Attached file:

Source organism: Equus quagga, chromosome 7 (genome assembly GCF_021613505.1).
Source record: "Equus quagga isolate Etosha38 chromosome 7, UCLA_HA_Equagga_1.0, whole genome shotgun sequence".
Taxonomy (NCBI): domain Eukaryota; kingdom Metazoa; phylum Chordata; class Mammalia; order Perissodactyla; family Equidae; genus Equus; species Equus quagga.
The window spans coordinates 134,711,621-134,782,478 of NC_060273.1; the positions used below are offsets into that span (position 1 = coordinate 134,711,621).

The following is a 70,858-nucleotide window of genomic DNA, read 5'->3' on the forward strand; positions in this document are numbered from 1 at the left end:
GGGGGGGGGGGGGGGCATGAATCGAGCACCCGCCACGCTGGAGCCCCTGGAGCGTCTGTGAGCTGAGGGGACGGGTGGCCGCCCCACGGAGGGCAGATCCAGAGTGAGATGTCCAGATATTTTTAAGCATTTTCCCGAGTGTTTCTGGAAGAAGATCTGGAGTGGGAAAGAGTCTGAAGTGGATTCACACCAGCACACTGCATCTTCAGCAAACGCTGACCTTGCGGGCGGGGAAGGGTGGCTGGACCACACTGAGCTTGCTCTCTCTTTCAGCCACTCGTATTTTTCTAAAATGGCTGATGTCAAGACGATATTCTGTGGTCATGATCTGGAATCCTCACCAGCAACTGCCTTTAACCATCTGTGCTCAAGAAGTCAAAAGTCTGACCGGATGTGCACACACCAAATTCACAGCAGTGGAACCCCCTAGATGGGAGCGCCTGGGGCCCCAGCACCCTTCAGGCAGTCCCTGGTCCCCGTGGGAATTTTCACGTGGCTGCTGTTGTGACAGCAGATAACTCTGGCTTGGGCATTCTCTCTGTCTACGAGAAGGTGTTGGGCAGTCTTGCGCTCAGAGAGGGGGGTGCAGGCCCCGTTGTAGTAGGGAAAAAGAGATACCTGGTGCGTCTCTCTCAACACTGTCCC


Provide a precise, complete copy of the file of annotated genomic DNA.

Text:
Source organism: Equus quagga, chromosome 7 (genome assembly GCF_021613505.1).
Source record: "Equus quagga isolate Etosha38 chromosome 7, UCLA_HA_Equagga_1.0, whole genome shotgun sequence".
Taxonomy (NCBI): domain Eukaryota; kingdom Metazoa; phylum Chordata; class Mammalia; order Perissodactyla; family Equidae; genus Equus; species Equus quagga.
The window spans coordinates 134,711,621-134,782,478 of NC_060273.1; the positions used below are offsets into that span (position 1 = coordinate 134,711,621).

The following is a 70,858-nucleotide window of genomic DNA, read 5'->3' on the forward strand; positions in this document are numbered from 1 at the left end:
GGGGGGGGGGGGGGGCATGAATCGAGCACCCGCCACGCTGGAGCCCCTGGAGCGTCTGTGAGCTGAGGGGACGGGTGGCCGCCCCACGGAGGGCAGATCCAGAGTGAGATGTCCAGATATTTTTAAGCATTTTCCCGAGTGTTTCTGGAAGAAGATCTGGAGTGGGAAAGAGTCTGAAGTGGATTCACACCAGCACACTGCATCTTCAGCAAACGCTGACCTTGCGGGCGGGGAAGGGTGGCTGGACCACACTGAGCTTGCTCTCTCTTTCAGCCACTCGTATTTTTCTAAAATGGCTGATGTCAAGACGATATTCTGTGGTCATGATCTGGAATCCTCACCAGCAACTGCCTTTAACCATCTGTGCTCAAGAAGTCAAAAGTCTGACCGGATGTGCACACACCAAATTCACAGCAGTGGAACCCCCTAGATGGGAGCGCCTGGGGCCCCAGCACCCTTCAGGCAGTCCCTGGTCCCCGTGGGAATTTTCACGTGGCTGCTGTTGTGACAGCAGATAACTCTGGCTTGGGCATTCTCTCTGTCTACGAGAAGGTGTTGGGCAGTCTTGCGCTCAGAGAGGGGGGTGCAGGCCCCGTTGTAGTAGGGAAAAAGAGATACCTGGTGCGTCTCTCTCAACACTGTCCC